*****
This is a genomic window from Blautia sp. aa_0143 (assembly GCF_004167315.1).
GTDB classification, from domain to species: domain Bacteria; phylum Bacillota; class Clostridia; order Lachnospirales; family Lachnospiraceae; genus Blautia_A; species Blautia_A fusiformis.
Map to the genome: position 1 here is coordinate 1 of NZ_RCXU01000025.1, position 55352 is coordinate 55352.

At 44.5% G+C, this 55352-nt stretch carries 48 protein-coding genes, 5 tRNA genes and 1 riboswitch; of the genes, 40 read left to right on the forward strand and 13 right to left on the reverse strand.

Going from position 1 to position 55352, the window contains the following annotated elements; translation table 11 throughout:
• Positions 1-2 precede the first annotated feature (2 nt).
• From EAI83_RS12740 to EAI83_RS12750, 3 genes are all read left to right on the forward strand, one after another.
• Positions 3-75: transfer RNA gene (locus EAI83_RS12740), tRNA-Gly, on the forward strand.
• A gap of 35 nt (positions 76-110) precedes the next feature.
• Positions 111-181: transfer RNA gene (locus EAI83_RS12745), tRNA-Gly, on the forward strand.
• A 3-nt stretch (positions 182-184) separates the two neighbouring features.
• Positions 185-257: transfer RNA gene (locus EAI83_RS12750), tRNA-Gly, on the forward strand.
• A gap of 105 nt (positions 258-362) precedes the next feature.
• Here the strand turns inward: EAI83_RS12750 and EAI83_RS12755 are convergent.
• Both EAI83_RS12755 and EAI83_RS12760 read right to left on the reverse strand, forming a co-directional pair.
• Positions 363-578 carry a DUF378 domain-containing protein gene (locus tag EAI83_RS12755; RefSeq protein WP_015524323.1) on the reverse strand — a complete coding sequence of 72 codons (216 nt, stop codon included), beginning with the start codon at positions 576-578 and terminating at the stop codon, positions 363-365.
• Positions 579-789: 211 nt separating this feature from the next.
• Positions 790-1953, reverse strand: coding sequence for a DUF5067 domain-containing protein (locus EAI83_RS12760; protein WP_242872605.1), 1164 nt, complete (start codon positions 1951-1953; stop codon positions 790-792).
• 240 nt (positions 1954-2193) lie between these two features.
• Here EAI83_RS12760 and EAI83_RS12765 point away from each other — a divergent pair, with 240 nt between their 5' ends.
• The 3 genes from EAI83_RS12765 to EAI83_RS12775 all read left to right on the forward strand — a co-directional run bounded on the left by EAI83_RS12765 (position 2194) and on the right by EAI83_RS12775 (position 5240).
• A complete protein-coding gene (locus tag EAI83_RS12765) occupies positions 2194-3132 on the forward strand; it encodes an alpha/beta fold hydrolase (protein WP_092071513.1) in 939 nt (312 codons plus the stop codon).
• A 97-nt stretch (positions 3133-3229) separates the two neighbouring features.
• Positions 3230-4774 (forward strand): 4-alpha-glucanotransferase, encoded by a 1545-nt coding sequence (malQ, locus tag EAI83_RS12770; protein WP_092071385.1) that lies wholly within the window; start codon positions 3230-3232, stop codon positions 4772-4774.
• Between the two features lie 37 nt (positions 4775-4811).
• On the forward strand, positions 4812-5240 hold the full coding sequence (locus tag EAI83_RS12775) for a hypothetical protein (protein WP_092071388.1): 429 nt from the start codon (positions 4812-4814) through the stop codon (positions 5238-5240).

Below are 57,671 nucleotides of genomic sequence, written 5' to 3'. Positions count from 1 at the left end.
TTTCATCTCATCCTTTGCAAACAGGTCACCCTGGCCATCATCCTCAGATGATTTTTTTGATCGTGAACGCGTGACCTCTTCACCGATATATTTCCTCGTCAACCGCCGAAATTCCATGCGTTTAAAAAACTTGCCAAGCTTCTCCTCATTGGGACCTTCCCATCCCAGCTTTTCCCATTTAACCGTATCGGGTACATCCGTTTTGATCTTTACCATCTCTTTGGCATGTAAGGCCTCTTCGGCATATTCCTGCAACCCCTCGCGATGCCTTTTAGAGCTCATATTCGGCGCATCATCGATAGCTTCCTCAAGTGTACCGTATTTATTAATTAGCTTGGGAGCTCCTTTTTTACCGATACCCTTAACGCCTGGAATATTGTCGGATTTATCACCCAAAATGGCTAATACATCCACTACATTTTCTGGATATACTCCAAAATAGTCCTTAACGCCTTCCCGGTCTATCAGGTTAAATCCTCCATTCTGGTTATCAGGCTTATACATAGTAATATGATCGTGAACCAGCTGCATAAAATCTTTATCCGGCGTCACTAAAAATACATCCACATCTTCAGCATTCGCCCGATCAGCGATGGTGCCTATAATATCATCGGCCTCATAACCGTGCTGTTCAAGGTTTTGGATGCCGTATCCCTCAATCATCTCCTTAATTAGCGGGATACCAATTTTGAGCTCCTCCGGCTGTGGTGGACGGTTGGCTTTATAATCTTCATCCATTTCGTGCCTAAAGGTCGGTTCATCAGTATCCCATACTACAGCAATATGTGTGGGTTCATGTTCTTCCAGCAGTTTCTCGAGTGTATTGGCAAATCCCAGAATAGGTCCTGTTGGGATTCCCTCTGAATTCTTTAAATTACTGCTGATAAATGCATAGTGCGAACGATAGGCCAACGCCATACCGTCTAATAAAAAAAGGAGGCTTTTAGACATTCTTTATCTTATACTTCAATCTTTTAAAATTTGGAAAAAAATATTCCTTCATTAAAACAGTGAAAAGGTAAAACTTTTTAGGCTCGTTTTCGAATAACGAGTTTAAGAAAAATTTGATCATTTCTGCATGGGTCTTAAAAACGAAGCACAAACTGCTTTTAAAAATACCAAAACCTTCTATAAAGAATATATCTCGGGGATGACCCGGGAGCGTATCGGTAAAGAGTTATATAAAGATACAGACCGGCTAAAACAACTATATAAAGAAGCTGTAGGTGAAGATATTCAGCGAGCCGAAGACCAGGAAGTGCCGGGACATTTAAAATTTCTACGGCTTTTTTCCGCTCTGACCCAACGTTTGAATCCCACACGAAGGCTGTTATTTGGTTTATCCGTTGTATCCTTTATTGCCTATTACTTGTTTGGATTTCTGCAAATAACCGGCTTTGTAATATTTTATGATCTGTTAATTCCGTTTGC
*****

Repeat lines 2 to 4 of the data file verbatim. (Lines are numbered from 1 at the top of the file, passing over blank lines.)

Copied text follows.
GTDB classification, from domain to species: domain Bacteria; phylum Bacillota; class Clostridia; order Lachnospirales; family Lachnospiraceae; genus Blautia_A; species Blautia_A fusiformis.
Map to the genome: position 1 here is coordinate 1 of NZ_RCXU01000025.1, position 55352 is coordinate 55352.

At 44.5% G+C, this 55352-nt stretch carries 48 protein-coding genes, 5 tRNA genes and 1 riboswitch; of the genes, 40 read left to right on the forward strand and 13 right to left on the reverse strand.